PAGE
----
Colombia Celebrates First ‘Three-Way Gay Marriage’ [VIDEO]
Three gay men have gained legal recognition as the first “polyamorous family” in Colombia. It became the first country to legalize the union of three gay men.
Manuel Bermúdez, Alejandro Rodríguez and Víctor Hugo Prada have united in a “special three-way patrimonial regime” in the city of Medellín.
Although local media are portraying the arrangement as a “three-way gay marriage,” legally it is closer to a civil union. In 2016, Colombia legalized same-sex marriage, but for the moment, it still officially limits the number of partners to two.
“This union is very different from a marriage, since the very constitution of the contract is very different, and represents only a declaration of the will of the parties,” according to the notary office that formalized the union. The men describe their partnership as a “trieja,” a made-up Spanish word distinct from the word for couple (“pareja”).
The brief signing ceremony took place at the Medellín notary office in June, but the three men are planning a larger public ceremony to happen in the next few months.
“We want to make what’s intimate, public,” said 23-year-old Prada, the youngest of the three. “We have no reason to hide it. We are just helping people realize that there are different types of love and different types of family.”
For his part, Manuel Bermúdez demurred when asked how old he was, noting, “You never ask the age of a woman or a fag,” though it is supposed that he is in his forties.
A similar affair was formalized in Thailand on Valentine’s Day of 2015, where three Thai men entered into a polygamous gay marriage, though it was sanctioned not by the state but under Buddhist law. On that day, Joke, 29, Bell, 21 and Art, 26 were married in the Uthai Thani Province. While Buddhism recommends that men take no more than one spouse, neither polygamy nor homosexual practice is strictly prohibited.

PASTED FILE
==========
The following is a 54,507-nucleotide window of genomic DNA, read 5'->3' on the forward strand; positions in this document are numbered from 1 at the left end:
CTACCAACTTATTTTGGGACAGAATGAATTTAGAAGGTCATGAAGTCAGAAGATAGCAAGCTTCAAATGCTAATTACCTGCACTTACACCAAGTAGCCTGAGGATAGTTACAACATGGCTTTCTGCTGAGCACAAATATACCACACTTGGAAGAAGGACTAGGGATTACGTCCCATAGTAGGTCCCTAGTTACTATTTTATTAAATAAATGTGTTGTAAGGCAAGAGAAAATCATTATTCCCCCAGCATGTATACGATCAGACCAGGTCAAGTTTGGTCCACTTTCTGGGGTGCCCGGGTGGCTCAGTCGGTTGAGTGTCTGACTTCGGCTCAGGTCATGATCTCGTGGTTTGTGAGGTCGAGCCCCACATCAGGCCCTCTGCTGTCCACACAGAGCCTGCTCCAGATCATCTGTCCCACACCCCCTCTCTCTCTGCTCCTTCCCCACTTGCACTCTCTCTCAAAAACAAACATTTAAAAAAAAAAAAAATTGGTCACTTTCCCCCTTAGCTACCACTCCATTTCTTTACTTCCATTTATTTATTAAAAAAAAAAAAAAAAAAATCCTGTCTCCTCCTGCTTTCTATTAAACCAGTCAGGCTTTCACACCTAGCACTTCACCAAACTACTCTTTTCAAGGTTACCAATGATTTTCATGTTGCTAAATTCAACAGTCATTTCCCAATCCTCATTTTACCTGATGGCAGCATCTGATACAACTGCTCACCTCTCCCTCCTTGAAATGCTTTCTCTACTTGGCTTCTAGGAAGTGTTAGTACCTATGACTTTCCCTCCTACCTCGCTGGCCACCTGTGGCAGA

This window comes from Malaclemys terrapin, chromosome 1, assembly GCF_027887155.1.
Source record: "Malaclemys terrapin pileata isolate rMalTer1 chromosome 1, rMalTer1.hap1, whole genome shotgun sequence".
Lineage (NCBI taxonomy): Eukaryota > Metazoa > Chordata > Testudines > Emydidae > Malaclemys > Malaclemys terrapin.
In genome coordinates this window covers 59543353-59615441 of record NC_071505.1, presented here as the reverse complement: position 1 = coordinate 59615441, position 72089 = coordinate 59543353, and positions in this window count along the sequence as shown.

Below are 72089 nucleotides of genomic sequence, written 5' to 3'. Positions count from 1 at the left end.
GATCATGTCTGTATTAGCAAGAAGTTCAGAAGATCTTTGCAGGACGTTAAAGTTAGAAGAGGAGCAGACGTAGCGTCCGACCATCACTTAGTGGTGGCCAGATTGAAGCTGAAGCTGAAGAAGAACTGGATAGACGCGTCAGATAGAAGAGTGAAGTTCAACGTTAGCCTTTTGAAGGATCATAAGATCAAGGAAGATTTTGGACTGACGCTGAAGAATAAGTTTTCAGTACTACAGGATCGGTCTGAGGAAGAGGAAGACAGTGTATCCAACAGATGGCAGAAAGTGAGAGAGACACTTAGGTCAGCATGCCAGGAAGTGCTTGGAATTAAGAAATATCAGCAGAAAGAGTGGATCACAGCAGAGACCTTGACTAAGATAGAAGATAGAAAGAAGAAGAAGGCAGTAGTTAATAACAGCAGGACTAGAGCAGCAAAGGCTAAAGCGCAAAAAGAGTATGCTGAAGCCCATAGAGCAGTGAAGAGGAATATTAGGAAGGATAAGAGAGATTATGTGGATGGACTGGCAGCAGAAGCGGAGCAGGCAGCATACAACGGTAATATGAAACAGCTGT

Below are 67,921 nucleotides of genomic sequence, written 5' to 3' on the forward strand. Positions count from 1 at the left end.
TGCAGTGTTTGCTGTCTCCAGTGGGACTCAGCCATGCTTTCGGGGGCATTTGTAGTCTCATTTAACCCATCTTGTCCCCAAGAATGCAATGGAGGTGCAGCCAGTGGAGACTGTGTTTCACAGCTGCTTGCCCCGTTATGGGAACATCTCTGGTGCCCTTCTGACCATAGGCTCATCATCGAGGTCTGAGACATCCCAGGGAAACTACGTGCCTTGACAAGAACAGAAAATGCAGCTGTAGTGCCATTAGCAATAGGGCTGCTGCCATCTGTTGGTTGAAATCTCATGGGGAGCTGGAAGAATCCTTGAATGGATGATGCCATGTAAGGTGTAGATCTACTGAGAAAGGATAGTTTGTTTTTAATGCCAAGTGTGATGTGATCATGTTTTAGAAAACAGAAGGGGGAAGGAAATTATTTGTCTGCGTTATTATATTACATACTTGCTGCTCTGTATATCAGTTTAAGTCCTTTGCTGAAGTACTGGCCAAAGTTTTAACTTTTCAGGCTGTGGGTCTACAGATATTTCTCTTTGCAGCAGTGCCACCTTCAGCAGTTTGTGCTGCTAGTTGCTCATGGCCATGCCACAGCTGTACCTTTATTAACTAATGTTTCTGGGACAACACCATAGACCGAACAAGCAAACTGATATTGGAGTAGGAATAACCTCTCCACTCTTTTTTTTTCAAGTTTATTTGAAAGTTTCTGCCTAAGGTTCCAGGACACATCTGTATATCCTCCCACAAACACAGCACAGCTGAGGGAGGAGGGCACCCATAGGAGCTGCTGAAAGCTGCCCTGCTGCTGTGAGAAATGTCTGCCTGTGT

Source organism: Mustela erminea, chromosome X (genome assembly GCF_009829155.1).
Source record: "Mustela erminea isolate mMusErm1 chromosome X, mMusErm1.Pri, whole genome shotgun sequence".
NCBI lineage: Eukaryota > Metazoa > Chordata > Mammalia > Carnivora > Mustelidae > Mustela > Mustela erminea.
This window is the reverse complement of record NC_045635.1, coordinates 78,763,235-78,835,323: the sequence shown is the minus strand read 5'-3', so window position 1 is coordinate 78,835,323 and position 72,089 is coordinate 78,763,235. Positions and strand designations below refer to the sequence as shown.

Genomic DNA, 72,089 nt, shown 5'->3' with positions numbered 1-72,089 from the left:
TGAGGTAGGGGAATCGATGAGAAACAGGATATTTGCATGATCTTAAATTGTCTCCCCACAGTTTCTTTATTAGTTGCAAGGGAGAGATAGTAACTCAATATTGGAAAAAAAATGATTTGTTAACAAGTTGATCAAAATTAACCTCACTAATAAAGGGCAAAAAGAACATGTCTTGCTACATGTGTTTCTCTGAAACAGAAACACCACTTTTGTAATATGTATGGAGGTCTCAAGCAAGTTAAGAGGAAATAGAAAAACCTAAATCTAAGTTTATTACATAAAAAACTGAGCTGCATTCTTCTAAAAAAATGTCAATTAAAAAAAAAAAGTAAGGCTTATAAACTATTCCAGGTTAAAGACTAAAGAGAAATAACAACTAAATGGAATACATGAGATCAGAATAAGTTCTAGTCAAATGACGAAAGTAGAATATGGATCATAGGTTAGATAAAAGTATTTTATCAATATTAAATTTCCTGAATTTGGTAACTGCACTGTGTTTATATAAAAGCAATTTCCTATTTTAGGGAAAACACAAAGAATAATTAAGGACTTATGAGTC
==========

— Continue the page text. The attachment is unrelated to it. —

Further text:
In Colombia, Prada told local media that the threesome’s new union constitutes a “polyamorous family.”
“What prompted me first to do this was the initial proposal of marriage that I made in a theater in 2012,” Prada said, who joined the marriage already formed between Bermúdez and Rodriguez in 2000, when they were constituted as a “legal partner.”
Originally, this polyamorous relationship included a fourth partner, Alex Esneider Zabala, but he died of stomach cancer in 2012. In that instance, Zabala’s mother claimed inheritance rights to the young man’s property, but Colombian courts awarded the inheritance to the three remaining partners in the relationship.
The victorious lawyer who defended the three men was Germán Rincón Perfetti, an LGBT activist in Colombia. Rincón has expressed his satisfaction with the partners’ new legal relationship, saying it constitutes “a recognition of the existence of other types of families.”
When the U.S. Supreme Court made same-sex marriage legal in all fifty states in 2015, a number of media outlets tried to calm fears of a slippery slope by saying that polygamy would not follow.
Politico, for example, published a piece titled “No, Polygamy Isn’t the Next Gay Marriage,” in which it argued that removing the man-woman requirement for marriage wouldn’t lead to legalizing other marital arrangements that people might find appealing.
Unlike gay marriage, it stated, polygamy is “not good for women,” because it “places them in competition with other wives.” While same-sex marriage stabilizes society, polygamy destabilizes it, the article contended.
A similar piece in Time magazine bore the title “Polygamy Is Not Next,” in which Cathy Young argued on practical grounds that polygamy would be much more complicated to legislate than gay marriage, since “the entire existing structure of modern marriage is designed for a dyad.”
Unlike the relatively simple substitution of “Spouse 1” and “Spouse 2” for “husband” and “wife,” she states, multi-partner marriage would require a “massive overhaul,” which would include “revising the rules on post-divorce property division or survivor benefits for three, five, or 10 people instead of two.”
Yet despite their protests, those wishing to disassociate same-sex marriage from polygamy ran up against some stern competition in the marketplace of ideas and sound reasoning.
In his dissent in Obergefell v. Hodges, however, Chief Justice John Roberts said that the majority “offers no reason at all why the two-person element of the core definition of marriage may be preserved while the man-woman element may not,” suggesting that no rationale against polygamy could exist once marriage has been made a fluid concept divorced from nature.
Limiting partners to two seems completely arbitrary, he went on, once the complementarity of the sexes has been eliminated as a valid consideration.